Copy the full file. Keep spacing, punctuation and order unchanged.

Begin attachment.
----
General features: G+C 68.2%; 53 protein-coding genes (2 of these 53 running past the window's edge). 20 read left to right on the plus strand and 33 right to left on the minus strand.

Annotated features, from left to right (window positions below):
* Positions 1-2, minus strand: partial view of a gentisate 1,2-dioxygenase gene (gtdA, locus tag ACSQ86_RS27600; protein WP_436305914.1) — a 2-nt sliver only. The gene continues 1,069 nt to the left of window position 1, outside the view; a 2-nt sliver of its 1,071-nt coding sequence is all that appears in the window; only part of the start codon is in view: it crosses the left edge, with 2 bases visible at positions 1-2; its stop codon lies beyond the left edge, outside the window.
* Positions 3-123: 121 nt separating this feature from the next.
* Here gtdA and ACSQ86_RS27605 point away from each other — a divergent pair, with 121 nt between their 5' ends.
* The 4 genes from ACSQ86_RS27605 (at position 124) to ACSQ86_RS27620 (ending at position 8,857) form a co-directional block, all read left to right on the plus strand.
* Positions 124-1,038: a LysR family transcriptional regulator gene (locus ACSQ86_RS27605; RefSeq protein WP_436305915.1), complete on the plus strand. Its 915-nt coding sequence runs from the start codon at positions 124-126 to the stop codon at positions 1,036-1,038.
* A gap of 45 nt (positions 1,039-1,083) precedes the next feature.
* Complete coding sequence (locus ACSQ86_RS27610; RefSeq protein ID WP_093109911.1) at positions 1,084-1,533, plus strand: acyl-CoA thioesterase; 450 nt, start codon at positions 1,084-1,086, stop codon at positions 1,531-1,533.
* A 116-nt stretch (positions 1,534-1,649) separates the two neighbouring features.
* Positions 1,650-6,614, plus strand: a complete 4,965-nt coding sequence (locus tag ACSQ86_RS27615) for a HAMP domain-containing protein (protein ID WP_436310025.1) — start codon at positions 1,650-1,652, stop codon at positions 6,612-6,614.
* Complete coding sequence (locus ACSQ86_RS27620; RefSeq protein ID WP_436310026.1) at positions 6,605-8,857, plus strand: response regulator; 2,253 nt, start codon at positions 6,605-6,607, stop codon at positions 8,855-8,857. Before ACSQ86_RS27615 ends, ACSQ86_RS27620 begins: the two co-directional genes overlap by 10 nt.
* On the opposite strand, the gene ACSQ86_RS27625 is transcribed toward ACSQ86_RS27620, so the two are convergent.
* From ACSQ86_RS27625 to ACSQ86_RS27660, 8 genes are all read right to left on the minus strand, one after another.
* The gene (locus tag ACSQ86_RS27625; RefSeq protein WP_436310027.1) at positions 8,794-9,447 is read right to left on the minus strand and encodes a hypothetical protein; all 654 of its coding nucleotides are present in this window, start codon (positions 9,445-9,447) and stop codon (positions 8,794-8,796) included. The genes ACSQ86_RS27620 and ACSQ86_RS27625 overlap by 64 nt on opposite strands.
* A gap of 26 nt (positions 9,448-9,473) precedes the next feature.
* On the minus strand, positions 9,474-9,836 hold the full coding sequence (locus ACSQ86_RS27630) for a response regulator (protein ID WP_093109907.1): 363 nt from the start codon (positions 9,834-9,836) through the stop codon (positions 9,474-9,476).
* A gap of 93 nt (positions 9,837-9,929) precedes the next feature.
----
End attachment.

General features: G+C 68.2%; 53 protein-coding genes (2 of these 53 running past the window's edge). 20 read left to right on the plus strand and 33 right to left on the minus strand.

Annotated features, from left to right (window positions below):
* Positions 1-2, minus strand: partial view of a gentisate 1,2-dioxygenase gene (gtdA, locus tag ACSQ86_RS27600; protein WP_436305914.1) — a 2-nt sliver only. The gene continues 1,069 nt to the left of window position 1, outside the view; a 2-nt sliver of its 1,071-nt coding sequence is all that appears in the window; only part of the start codon is in view: it crosses the left edge, with 2 bases visible at positions 1-2; its stop codon lies beyond the left edge, outside the window.
* Positions 3-123: 121 nt separating this feature from the next.
* Here gtdA and ACSQ86_RS27605 point away from each other — a divergent pair, with 121 nt between their 5' ends.
* The 4 genes from ACSQ86_RS27605 (at position 124) to ACSQ86_RS27620 (ending at position 8,857) form a co-directional block, all read left to right on the plus strand.
* Positions 124-1,038: a LysR family transcriptional regulator gene (locus ACSQ86_RS27605; RefSeq protein WP_436305915.1), complete on the plus strand. Its 915-nt coding sequence runs from the start codon at positions 124-126 to the stop codon at positions 1,036-1,038.
* A gap of 45 nt (positions 1,039-1,083) precedes the next feature.
* Complete coding sequence (locus ACSQ86_RS27610; RefSeq protein ID WP_093109911.1) at positions 1,084-1,533, plus strand: acyl-CoA thioesterase; 450 nt, start codon at positions 1,084-1,086, stop codon at positions 1,531-1,533.
* A 116-nt stretch (positions 1,534-1,649) separates the two neighbouring features.
* Positions 1,650-6,614, plus strand: a complete 4,965-nt coding sequence (locus tag ACSQ86_RS27615) for a HAMP domain-containing protein (protein ID WP_436310025.1) — start codon at positions 1,650-1,652, stop codon at positions 6,612-6,614.
* Complete coding sequence (locus ACSQ86_RS27620; RefSeq protein ID WP_436310026.1) at positions 6,605-8,857, plus strand: response regulator; 2,253 nt, start codon at positions 6,605-6,607, stop codon at positions 8,855-8,857. Before ACSQ86_RS27615 ends, ACSQ86_RS27620 begins: the two co-directional genes overlap by 10 nt.
* On the opposite strand, the gene ACSQ86_RS27625 is transcribed toward ACSQ86_RS27620, so the two are convergent.
* From ACSQ86_RS27625 to ACSQ86_RS27660, 8 genes are all read right to left on the minus strand, one after another.
* The gene (locus tag ACSQ86_RS27625; RefSeq protein WP_436310027.1) at positions 8,794-9,447 is read right to left on the minus strand and encodes a hypothetical protein; all 654 of its coding nucleotides are present in this window, start codon (positions 9,445-9,447) and stop codon (positions 8,794-8,796) included. The genes ACSQ86_RS27620 and ACSQ86_RS27625 overlap by 64 nt on opposite strands.
* A gap of 26 nt (positions 9,448-9,473) precedes the next feature.
* On the minus strand, positions 9,474-9,836 hold the full coding sequence (locus ACSQ86_RS27630) for a response regulator (protein ID WP_093109907.1): 363 nt from the start codon (positions 9,834-9,836) through the stop codon (positions 9,474-9,476).
* A gap of 93 nt (positions 9,837-9,929) precedes the next feature.